Who walks away best from all of this is Williams, playing a fictional version of Gaffigan’s real-wife Jeannie. She gets some of the best, exasperated line deliveries and feels more at home in the show’s bipolar world than anyone else who pops up. Case in point: the extreme two-for-one caricature combo of Jeannie’s mother-hating, tie-advisor of a gay bff Daniel (Michael Ian Black) and Jim’s ultra-straight horndog of a bff Dave (Adam Goldberg). William’s more natural, down-to-earth performance is the show’s baseline, and while she barely merits a full guffaw, she at least avoids the dreaded cringe.
But that’s not even the real issue here, the real issue is The Jim Gaffigan Show‘s bold-faced duality. It packages itself as a sleek new take on the classic sitcom tropes, but turns out to just be one of them in the end. Its most complex, interesting plots include mixing up two important packages as one another and basic misunderstandings that could be dealt with in a few sentences. It throws out lines to its leads — “You look like every bad guy on Downton Abbey,” said from Gaffigan lounging in underwear to a well-dressed Daniel — that feel so assembly-line stale and safe, they come off like the writing equivalent of baby-proofing your kitchen.
There’s just no angle, no real viewpoint, no drama. Maybe most interesting is the show’s somewhat bold bent towards the family’s religious beliefs, a formerly ubiquitous trend that largely hightailed it from mainstream comedies in recent decades. I’m far from religious and care little about such a resurgence, but Gaffigan is mostly successful in taking his faith and incorporating it into the show with no huss or fuss, melding something old — finally, successfully — with something new. He then plasters a 3-year-old’s colorful drawing of his penis all over the church’s newsletter and, what the show most stupidly doesn’t understand, is too afraid to even show the audience.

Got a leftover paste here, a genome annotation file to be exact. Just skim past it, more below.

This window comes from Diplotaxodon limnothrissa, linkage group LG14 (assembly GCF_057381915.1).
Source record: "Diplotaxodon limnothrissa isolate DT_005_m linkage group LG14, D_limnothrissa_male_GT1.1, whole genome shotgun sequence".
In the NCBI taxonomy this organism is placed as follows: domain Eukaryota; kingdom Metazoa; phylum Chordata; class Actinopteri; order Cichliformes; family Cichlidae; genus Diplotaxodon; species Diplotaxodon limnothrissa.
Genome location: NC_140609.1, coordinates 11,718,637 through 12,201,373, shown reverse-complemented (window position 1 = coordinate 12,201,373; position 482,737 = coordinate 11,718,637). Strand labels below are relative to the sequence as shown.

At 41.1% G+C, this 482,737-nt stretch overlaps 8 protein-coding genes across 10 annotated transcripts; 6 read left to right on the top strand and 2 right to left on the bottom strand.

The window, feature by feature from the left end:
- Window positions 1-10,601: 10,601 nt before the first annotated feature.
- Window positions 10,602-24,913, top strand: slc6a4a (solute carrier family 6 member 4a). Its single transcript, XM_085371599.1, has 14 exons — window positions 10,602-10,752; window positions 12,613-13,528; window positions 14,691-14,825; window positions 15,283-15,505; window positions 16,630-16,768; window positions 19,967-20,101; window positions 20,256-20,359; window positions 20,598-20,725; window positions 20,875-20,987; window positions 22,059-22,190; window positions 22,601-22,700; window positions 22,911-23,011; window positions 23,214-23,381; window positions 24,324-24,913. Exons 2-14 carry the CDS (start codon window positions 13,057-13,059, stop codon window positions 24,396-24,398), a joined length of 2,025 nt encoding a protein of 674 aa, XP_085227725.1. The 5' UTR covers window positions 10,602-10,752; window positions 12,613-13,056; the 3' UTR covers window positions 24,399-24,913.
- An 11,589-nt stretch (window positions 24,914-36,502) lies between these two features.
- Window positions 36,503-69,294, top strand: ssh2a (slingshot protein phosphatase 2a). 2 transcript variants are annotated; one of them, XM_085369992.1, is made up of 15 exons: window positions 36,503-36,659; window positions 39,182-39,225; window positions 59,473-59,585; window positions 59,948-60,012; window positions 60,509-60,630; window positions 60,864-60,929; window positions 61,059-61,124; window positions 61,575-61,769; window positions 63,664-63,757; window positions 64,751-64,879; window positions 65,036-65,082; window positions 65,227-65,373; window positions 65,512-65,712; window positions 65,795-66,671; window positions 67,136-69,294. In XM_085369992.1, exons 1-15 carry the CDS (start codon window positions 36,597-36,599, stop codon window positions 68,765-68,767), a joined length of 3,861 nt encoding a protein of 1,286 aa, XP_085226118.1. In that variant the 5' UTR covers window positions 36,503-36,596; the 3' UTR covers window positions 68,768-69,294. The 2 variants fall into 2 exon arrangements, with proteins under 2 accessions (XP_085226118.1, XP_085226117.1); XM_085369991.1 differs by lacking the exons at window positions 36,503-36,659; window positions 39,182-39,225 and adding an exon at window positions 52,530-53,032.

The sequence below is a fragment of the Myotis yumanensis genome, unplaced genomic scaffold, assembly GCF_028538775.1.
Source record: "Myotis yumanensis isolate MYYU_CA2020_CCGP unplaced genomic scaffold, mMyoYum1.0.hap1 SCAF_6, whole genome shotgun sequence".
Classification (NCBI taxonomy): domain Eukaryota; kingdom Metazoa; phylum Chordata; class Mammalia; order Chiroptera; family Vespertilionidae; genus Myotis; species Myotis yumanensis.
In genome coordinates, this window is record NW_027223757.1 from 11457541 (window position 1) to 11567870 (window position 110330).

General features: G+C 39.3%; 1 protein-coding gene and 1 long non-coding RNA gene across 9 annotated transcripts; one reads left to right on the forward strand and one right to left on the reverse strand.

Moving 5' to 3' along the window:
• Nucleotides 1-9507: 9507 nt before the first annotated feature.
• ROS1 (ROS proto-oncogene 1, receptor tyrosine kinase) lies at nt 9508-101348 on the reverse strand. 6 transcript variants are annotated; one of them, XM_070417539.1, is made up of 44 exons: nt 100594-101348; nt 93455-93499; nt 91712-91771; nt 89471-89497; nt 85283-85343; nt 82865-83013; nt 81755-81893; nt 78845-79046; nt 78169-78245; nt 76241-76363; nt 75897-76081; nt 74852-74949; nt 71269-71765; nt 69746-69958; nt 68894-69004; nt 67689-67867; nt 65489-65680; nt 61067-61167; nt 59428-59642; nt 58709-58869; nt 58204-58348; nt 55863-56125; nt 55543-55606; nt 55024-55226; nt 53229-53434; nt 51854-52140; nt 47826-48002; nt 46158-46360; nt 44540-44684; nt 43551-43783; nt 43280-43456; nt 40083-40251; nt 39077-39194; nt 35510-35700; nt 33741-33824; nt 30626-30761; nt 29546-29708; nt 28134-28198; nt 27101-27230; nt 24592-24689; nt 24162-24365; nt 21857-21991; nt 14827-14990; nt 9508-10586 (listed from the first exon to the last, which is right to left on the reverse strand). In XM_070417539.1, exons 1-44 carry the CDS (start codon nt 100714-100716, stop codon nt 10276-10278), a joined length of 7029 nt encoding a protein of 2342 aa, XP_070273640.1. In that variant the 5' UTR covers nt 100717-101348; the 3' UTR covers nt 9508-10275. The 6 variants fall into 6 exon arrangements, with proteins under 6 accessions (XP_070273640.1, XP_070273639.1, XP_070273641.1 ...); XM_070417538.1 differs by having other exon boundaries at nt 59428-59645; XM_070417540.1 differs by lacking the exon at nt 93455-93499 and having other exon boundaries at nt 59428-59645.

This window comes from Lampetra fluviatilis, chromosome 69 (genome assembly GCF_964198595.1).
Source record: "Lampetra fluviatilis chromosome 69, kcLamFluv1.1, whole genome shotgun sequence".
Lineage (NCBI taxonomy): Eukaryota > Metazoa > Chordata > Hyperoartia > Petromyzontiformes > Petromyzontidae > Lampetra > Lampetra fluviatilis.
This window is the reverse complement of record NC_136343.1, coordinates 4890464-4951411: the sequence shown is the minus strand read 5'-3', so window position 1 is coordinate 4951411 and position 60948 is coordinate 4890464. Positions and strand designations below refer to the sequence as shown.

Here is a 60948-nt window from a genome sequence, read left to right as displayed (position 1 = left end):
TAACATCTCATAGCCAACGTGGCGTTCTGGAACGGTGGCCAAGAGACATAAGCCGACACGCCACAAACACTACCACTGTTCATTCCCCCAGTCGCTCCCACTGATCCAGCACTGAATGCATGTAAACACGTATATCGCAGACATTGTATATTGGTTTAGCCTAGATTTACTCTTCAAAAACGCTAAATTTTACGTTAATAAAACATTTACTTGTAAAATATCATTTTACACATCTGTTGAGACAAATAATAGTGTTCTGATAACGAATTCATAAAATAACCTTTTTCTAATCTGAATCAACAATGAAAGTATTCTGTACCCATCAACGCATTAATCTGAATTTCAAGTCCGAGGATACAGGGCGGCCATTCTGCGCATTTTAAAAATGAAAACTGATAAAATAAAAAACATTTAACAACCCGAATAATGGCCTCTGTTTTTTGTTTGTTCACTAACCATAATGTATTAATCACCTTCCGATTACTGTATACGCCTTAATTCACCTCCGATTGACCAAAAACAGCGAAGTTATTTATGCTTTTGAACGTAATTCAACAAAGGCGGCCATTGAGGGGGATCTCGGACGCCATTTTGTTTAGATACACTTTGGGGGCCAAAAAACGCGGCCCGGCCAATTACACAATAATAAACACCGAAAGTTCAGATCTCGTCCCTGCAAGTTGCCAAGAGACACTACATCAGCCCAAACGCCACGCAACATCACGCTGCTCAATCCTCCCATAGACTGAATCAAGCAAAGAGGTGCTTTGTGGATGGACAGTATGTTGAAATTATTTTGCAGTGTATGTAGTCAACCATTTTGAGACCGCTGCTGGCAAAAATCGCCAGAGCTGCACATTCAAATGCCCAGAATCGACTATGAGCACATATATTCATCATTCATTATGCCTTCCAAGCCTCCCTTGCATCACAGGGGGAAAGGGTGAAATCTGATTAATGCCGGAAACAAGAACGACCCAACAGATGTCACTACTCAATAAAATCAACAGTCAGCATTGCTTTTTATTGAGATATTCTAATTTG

Gaffigan himself reiterates numerous times on his family-friendly comedy routine, as if writing an apology into every script will make up for the wearisome show as a whole. It doesn’t, and it ends up being like watching a re-run of an R-rated movie on basic cable: you know the jokes are there, you just aren’t hearing them, and the awkward pauses and dead spots for potty humor and adult reprieves are making it hard to watch. Which isn’t to say younger-skewing network comedies are humorless. Family comedies can be funny; this one just isn’t.
Kneecapped by a desperation for inoffensiveness and broadly-written characters, there is quite literally nothing residing within the homogeneous world of The Jim Gaffigan Show that you haven't already seen before from a Jim, a Raymond, or a Tim.